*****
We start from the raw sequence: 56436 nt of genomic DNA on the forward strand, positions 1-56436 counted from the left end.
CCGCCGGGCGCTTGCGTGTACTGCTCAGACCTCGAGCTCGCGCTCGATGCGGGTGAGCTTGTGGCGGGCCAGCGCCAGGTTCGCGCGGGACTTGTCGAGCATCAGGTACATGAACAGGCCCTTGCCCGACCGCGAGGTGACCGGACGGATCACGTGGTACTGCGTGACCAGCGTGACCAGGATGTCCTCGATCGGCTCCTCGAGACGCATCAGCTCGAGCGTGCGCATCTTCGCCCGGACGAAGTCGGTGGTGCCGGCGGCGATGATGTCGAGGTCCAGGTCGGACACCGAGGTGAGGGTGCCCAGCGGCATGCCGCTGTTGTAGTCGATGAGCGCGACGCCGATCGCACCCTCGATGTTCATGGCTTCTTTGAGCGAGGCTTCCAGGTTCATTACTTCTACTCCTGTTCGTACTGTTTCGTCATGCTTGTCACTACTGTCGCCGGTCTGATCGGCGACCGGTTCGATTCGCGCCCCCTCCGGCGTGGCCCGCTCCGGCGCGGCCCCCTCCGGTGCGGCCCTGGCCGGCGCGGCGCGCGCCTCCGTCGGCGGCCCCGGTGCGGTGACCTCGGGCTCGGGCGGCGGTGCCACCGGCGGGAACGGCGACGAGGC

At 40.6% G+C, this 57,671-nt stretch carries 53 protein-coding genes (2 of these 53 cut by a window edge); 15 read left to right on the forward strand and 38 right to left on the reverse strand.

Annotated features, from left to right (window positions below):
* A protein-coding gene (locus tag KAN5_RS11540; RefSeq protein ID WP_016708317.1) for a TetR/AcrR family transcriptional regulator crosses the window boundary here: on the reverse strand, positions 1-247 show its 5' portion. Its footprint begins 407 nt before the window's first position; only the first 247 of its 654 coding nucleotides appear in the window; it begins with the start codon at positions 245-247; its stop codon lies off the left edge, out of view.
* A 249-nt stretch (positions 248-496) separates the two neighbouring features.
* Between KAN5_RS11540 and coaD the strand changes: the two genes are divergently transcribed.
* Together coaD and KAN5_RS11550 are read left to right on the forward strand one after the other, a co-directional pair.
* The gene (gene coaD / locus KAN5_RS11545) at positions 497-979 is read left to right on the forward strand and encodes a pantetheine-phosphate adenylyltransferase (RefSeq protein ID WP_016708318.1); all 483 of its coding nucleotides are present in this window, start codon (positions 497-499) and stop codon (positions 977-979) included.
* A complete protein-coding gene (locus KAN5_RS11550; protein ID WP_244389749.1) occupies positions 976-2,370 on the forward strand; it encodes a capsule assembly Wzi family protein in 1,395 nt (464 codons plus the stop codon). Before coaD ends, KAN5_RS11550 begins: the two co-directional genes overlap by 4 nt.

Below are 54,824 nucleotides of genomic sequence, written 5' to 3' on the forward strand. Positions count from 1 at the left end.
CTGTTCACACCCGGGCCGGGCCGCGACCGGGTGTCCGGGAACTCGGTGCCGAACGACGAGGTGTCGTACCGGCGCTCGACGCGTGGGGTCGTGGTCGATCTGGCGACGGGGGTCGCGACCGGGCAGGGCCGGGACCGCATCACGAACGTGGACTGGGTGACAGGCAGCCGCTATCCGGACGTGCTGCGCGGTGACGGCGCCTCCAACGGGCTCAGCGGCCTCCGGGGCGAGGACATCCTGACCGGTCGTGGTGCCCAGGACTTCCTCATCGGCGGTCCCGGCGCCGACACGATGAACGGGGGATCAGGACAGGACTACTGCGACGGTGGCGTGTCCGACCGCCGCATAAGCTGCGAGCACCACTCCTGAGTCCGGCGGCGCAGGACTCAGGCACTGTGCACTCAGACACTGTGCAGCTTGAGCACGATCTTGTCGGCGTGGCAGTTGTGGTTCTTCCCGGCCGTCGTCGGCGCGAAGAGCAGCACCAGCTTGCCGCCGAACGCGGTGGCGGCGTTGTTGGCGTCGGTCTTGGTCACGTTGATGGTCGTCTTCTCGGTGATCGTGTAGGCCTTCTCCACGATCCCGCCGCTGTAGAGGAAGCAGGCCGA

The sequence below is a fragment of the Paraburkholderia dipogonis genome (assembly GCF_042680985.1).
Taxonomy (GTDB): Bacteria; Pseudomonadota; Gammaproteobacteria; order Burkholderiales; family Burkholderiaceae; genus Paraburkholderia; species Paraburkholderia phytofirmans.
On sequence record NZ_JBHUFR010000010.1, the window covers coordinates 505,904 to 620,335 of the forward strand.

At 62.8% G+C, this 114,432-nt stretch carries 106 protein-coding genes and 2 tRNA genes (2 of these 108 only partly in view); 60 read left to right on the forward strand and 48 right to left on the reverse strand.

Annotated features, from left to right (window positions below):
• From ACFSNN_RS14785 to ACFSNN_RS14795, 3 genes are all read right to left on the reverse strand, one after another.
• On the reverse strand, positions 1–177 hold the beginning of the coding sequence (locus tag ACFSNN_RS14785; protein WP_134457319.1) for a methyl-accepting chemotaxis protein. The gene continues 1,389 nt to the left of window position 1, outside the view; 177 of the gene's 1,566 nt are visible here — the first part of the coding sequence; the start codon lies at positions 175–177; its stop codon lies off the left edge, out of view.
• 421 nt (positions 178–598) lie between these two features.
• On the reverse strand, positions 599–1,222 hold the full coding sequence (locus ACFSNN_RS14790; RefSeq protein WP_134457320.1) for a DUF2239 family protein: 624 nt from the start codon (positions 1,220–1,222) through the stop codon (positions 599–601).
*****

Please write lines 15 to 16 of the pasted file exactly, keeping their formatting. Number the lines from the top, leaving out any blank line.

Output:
On sequence record NZ_JBHUFR010000010.1, the window covers coordinates 505,904 to 620,335 of the forward strand.

At 62.8% G+C, this 114,432-nt stretch carries 106 protein-coding genes and 2 tRNA genes (2 of these 108 only partly in view); 60 read left to right on the forward strand and 48 right to left on the reverse strand.